"I CAME across a yellowing copy of Page 1 of The Sunday Sun Perspective section, dated March 10, 1991."
So begins a recent letter from Joe Pachino of Baltimore. He was twitting me about about an article of mine on that page that included this assertion: "George Bush is going to be re-elected as decisively as James Monroe was in 1821 (President Monroe got 231 of 232 electoral votes)."
First of all, let me say I would rather be a yellowing journalist than a yellow one.
Second of all, let me say that article was part spoof of political prognostication, as I thought my i.d. that day signaled: author of "campaign biographies of Presidents Edmund Muskie, Spiro Agnew and Edward Kennedy."
But third of all, I did in fact believe then that President Bush, basking in the glow of Desert Storm, would be re-elected with ease.
And fourth of all, Pachino, that's not the half of it. I still believed that last Dec. 29 -- eight months after the glow had faded -- when I wrote a completely serious piece for Perspective predicting the president would be re-elected. I based that on several forecasting techniques developed by myself but mostly by others -- economic, political, historical, geographical and trivial.
And, finally, fifth of all, God help me, today as the Republicans begin their national convention with George Bush trailing Bill Clinton in 28 of the 29 state polls I am aware of and by 19 points in the latest national poll, I still believe it!
I still believe it based on Ray Fair's formula for predicting a presidential election. It involves a number of economic statistics. To over-simplify, basically this Yale economist has found that if the economy is growing even very slightly, or even if it's level, and if inflation is low, an incumbent president will win.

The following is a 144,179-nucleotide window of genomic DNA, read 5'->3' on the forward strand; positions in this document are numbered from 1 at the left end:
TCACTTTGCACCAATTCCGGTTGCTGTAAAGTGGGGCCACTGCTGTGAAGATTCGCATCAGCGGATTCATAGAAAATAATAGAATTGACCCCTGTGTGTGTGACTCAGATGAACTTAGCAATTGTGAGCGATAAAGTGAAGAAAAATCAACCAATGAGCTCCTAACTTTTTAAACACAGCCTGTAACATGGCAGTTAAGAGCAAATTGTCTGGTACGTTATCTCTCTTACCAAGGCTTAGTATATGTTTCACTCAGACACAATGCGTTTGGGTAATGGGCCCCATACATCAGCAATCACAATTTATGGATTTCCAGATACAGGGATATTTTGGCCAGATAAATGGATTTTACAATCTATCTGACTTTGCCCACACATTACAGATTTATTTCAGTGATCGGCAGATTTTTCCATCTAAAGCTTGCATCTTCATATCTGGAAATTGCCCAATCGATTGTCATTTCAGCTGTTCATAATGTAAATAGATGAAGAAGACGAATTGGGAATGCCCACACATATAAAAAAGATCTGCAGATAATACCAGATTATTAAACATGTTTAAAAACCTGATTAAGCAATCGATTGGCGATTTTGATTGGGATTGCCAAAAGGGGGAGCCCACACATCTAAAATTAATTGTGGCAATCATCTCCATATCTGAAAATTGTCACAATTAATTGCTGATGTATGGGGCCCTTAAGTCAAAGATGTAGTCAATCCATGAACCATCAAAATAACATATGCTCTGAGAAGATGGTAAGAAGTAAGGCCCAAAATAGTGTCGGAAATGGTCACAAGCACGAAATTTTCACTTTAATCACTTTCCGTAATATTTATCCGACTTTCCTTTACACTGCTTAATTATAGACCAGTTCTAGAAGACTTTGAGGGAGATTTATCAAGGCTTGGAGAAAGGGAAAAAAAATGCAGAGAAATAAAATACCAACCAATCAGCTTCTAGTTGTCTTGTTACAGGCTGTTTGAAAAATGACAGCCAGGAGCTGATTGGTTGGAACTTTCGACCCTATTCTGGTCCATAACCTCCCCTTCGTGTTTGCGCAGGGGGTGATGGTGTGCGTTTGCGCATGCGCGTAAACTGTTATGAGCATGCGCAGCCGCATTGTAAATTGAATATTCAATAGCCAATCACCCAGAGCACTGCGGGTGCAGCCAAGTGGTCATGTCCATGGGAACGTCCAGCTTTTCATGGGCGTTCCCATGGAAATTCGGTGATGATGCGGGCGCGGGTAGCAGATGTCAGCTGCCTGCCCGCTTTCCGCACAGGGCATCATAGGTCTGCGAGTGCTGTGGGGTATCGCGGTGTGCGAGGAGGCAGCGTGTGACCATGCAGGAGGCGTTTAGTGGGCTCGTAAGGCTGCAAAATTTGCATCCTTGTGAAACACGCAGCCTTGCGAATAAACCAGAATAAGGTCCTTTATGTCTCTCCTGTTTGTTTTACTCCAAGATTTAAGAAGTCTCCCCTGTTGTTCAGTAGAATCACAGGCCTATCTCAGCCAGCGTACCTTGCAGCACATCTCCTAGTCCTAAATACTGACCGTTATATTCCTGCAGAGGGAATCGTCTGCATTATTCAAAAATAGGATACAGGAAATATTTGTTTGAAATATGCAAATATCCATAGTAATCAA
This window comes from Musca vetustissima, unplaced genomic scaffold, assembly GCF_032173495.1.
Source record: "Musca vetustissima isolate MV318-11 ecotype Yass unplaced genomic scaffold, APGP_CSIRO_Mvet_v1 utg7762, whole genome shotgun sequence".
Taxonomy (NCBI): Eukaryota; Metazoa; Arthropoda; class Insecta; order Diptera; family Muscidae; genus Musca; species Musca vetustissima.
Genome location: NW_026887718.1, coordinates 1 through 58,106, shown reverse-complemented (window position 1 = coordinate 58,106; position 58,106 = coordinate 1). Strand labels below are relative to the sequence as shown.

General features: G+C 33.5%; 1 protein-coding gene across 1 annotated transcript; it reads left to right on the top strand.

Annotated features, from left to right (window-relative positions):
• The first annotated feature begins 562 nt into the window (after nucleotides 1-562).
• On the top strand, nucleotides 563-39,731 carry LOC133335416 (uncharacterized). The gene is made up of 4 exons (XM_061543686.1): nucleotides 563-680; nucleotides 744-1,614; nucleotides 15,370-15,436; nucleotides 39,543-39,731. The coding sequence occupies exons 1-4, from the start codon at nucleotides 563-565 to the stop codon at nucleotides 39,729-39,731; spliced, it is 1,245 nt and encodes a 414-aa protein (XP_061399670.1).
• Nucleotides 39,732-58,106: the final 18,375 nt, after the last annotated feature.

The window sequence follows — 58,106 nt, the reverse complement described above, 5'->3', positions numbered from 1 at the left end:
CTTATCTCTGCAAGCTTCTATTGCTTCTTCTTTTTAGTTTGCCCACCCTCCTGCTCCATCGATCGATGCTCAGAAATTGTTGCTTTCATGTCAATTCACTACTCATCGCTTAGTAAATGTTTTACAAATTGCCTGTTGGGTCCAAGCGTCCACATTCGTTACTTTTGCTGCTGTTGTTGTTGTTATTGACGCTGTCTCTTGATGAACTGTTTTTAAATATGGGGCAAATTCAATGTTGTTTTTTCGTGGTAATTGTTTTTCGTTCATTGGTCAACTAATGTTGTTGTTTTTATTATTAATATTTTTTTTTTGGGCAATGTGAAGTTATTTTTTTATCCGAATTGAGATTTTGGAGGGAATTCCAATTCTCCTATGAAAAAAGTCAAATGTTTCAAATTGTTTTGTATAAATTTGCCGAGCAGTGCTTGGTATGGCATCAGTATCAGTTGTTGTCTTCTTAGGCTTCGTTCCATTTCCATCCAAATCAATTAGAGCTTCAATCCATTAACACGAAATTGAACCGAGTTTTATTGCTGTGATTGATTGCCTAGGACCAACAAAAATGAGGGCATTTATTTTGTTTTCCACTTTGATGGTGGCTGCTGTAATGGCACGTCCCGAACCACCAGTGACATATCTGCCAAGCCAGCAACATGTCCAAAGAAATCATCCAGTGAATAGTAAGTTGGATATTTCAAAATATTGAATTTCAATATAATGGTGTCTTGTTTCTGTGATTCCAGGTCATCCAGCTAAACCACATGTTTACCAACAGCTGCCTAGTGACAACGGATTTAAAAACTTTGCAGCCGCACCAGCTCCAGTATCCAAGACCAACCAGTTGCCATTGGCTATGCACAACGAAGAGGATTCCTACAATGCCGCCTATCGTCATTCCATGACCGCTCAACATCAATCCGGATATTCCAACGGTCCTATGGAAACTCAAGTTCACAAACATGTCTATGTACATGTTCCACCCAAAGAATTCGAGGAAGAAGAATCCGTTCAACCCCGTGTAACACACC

I still believe it based on Allan Lichtman's formula. This American University political historian looks at 13 "keys" to the incumbent president's party keeping the White House. These are economic statistics and objective social and political indicators. Among those, for example, are "is there sustained social unrest?" and "is the incumbent-party candidate charismatic or a national hero?"
The answer to both those questions this time is obviously "no." The former key thus is a plus for Bush, the latter a negative. You need eight keys to be re-elected. I calculate Bush has nine or 10 now and can't have fewer than eight under any foreseeable circumstances.
An indicator that I did not use in the December article is "When hemlines rise in an election year, the Democratic candidate will win. When hemlines fall, the Republican candidate will win." (The American Enterprise, July/August 1992).
Last Thursday Suzin Boddiford reported in The Sun: "This fall in a quest for newness, designers staked out the very long skirt, plunging daytime hemlines to midcalf and some even to the ankle. . . ."